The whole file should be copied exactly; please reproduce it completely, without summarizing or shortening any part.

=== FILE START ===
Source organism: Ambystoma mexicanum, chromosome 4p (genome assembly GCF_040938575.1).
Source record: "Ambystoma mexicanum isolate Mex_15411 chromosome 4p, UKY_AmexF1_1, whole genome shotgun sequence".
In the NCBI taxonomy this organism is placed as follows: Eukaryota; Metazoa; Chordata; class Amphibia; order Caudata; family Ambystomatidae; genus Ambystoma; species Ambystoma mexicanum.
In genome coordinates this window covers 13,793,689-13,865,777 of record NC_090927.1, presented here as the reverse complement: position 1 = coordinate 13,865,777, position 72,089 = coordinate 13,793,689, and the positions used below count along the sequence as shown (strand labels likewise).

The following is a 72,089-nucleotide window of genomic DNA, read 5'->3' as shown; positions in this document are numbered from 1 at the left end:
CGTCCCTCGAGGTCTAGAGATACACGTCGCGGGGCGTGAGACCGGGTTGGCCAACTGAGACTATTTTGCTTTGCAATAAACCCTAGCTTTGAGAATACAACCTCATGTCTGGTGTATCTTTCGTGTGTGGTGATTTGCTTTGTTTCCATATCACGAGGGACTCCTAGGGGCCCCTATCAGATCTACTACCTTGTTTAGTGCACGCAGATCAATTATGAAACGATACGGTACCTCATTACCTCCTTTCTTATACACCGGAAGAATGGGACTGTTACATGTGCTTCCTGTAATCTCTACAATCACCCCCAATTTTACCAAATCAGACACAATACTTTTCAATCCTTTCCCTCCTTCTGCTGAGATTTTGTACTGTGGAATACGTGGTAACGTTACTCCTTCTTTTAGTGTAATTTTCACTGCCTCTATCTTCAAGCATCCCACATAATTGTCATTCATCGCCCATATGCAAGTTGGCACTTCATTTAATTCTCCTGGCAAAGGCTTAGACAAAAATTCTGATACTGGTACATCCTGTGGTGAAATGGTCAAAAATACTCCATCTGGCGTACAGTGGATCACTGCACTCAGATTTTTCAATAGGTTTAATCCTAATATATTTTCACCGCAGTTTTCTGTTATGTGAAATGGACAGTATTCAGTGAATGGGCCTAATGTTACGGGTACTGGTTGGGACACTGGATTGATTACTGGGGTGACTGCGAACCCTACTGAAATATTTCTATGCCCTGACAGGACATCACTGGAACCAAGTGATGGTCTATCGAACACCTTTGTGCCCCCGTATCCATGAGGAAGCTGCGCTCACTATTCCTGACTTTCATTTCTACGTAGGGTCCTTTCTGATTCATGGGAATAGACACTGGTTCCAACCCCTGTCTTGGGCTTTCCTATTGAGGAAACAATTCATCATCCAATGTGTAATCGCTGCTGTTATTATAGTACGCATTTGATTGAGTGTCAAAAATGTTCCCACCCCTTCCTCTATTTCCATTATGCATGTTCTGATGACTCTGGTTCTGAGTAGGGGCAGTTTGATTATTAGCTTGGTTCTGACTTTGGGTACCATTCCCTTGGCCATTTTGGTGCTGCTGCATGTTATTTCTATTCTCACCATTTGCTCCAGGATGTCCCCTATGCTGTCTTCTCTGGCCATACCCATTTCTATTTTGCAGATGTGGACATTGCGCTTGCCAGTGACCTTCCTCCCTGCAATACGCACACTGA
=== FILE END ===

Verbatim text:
Source organism: Ambystoma mexicanum, chromosome 4p (genome assembly GCF_040938575.1).
Source record: "Ambystoma mexicanum isolate Mex_15411 chromosome 4p, UKY_AmexF1_1, whole genome shotgun sequence".
In the NCBI taxonomy this organism is placed as follows: Eukaryota; Metazoa; Chordata; class Amphibia; order Caudata; family Ambystomatidae; genus Ambystoma; species Ambystoma mexicanum.
In genome coordinates this window covers 13,793,689-13,865,777 of record NC_090927.1, presented here as the reverse complement: position 1 = coordinate 13,865,777, position 72,089 = coordinate 13,793,689, and the positions used below count along the sequence as shown (strand labels likewise).

The following is a 72,089-nucleotide window of genomic DNA, read 5'->3' as shown; positions in this document are numbered from 1 at the left end:
CGTCCCTCGAGGTCTAGAGATACACGTCGCGGGGCGTGAGACCGGGTTGGCCAACTGAGACTATTTTGCTTTGCAATAAACCCTAGCTTTGAGAATACAACCTCATGTCTGGTGTATCTTTCGTGTGTGGTGATTTGCTTTGTTTCCATATCACGAGGGACTCCTAGGGGCCCCTATCAGATCTACTACCTTGTTTAGTGCACGCAGATCAATTATGAAACGATACGGTACCTCATTACCTCCTTTCTTATACACCGGAAGAATGGGACTGTTACATGTGCTTCCTGTAATCTCTACAATCACCCCCAATTTTACCAAATCAGACACAATACTTTTCAATCCTTTCCCTCCTTCTGCTGAGATTTTGTACTGTGGAATACGTGGTAACGTTACTCCTTCTTTTAGTGTAATTTTCACTGCCTCTATCTTCAAGCATCCCACATAATTGTCATTCATCGCCCATATGCAAGTTGGCACTTCATTTAATTCTCCTGGCAAAGGCTTAGACAAAAATTCTGATACTGGTACATCCTGTGGTGAAATGGTCAAAAATACTCCATCTGGCGTACAGTGGATCACTGCACTCAGATTTTTCAATAGGTTTAATCCTAATATATTTTCACCGCAGTTTTCTGTTATGTGAAATGGACAGTATTCAGTGAATGGGCCTAATGTTACGGGTACTGGTTGGGACACTGGATTGATTACTGGGGTGACTGCGAACCCTACTGAAATATTTCTATGCCCTGACAGGACATCACTGGAACCAAGTGATGGTCTATCGAACACCTTTGTGCCCCCGTATCCATGAGGAAGCTGCGCTCACTATTCCTGACTTTCATTTCTACGTAGGGTCCTTTCTGATTCATGGGAATAGACACTGGTTCCAACCCCTGTCTTGGGCTTTCCTATTGAGGAAACAATTCATCATCCAATGTGTAATCGCTGCTGTTATTATAGTACGCATTTGATTGAGTGTCAAAAATGTTCCCACCCCTTCCTCTATTTCCATTATGCATGTTCTGATGACTCTGGTTCTGAGTAGGGGCAGTTTGATTATTAGCTTGGTTCTGACTTTGGGTACCATTCCCTTGGCCATTTTGGTGCTGCTGCATGTTATTTCTATTCTCACCATTTGCTCCAGGATGTCCCCTATGCTGTCTTCTCTGGCCATACCCATTTCTATTTTGCAGATGTGGACATTGCGCTTGCCAGTGACCTTCCTCCCTGCAATACGCACACTGA